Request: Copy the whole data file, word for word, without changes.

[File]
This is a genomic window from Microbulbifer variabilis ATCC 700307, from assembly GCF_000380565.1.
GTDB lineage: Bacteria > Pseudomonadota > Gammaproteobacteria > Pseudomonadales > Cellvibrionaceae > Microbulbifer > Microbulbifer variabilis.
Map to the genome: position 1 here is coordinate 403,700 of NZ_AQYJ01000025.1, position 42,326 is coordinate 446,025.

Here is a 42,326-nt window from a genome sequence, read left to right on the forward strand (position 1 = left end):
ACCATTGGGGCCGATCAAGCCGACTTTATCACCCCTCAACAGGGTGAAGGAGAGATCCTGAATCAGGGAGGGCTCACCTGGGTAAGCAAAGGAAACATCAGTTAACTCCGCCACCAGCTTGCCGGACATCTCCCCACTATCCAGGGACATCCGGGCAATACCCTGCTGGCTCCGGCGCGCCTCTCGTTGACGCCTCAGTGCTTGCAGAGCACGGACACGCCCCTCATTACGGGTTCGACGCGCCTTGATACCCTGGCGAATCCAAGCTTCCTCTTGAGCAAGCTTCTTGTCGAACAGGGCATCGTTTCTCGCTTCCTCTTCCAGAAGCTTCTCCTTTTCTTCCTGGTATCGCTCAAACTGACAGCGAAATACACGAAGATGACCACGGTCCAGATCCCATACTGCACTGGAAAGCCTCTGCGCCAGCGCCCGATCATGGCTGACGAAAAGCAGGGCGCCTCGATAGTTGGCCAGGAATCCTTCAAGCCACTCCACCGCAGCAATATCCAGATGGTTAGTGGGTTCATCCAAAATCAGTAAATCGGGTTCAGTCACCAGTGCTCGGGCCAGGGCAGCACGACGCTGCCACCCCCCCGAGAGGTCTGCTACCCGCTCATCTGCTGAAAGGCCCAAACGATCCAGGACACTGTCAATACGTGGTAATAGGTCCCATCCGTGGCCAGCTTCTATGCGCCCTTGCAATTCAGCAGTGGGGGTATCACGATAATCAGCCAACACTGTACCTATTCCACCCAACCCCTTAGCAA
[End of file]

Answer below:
This is a genomic window from Microbulbifer variabilis ATCC 700307, from assembly GCF_000380565.1.
GTDB lineage: Bacteria > Pseudomonadota > Gammaproteobacteria > Pseudomonadales > Cellvibrionaceae > Microbulbifer > Microbulbifer variabilis.
Map to the genome: position 1 here is coordinate 403,700 of NZ_AQYJ01000025.1, position 42,326 is coordinate 446,025.

Here is a 42,326-nt window from a genome sequence, read left to right on the forward strand (position 1 = left end):
ACCATTGGGGCCGATCAAGCCGACTTTATCACCCCTCAACAGGGTGAAGGAGAGATCCTGAATCAGGGAGGGCTCACCTGGGTAAGCAAAGGAAACATCAGTTAACTCCGCCACCAGCTTGCCGGACATCTCCCCACTATCCAGGGACATCCGGGCAATACCCTGCTGGCTCCGGCGCGCCTCTCGTTGACGCCTCAGTGCTTGCAGAGCACGGACACGCCCCTCATTACGGGTTCGACGCGCCTTGATACCCTGGCGAATCCAAGCTTCCTCTTGAGCAAGCTTCTTGTCGAACAGGGCATCGTTTCTCGCTTCCTCTTCCAGAAGCTTCTCCTTTTCTTCCTGGTATCGCTCAAACTGACAGCGAAATACACGAAGATGACCACGGTCCAGATCCCATACTGCACTGGAAAGCCTCTGCGCCAGCGCCCGATCATGGCTGACGAAAAGCAGGGCGCCTCGATAGTTGGCCAGGAATCCTTCAAGCCACTCCACCGCAGCAATATCCAGATGGTTAGTGGGTTCATCCAAAATCAGTAAATCGGGTTCAGTCACCAGTGCTCGGGCCAGGGCAGCACGACGCTGCCACCCCCCCGAGAGGTCTGCTACCCGCTCATCTGCTGAAAGGCCCAAACGATCCAGGACACTGTCAATACGTGGTAATAGGTCCCATCCGTGGCCAGCTTCTATGCGCCCTTGCAATTCAGCAGTGGGGGTATCACGATAATCAGCCAACACTGTACCTATTCCACCCAACCCCTTAGCAA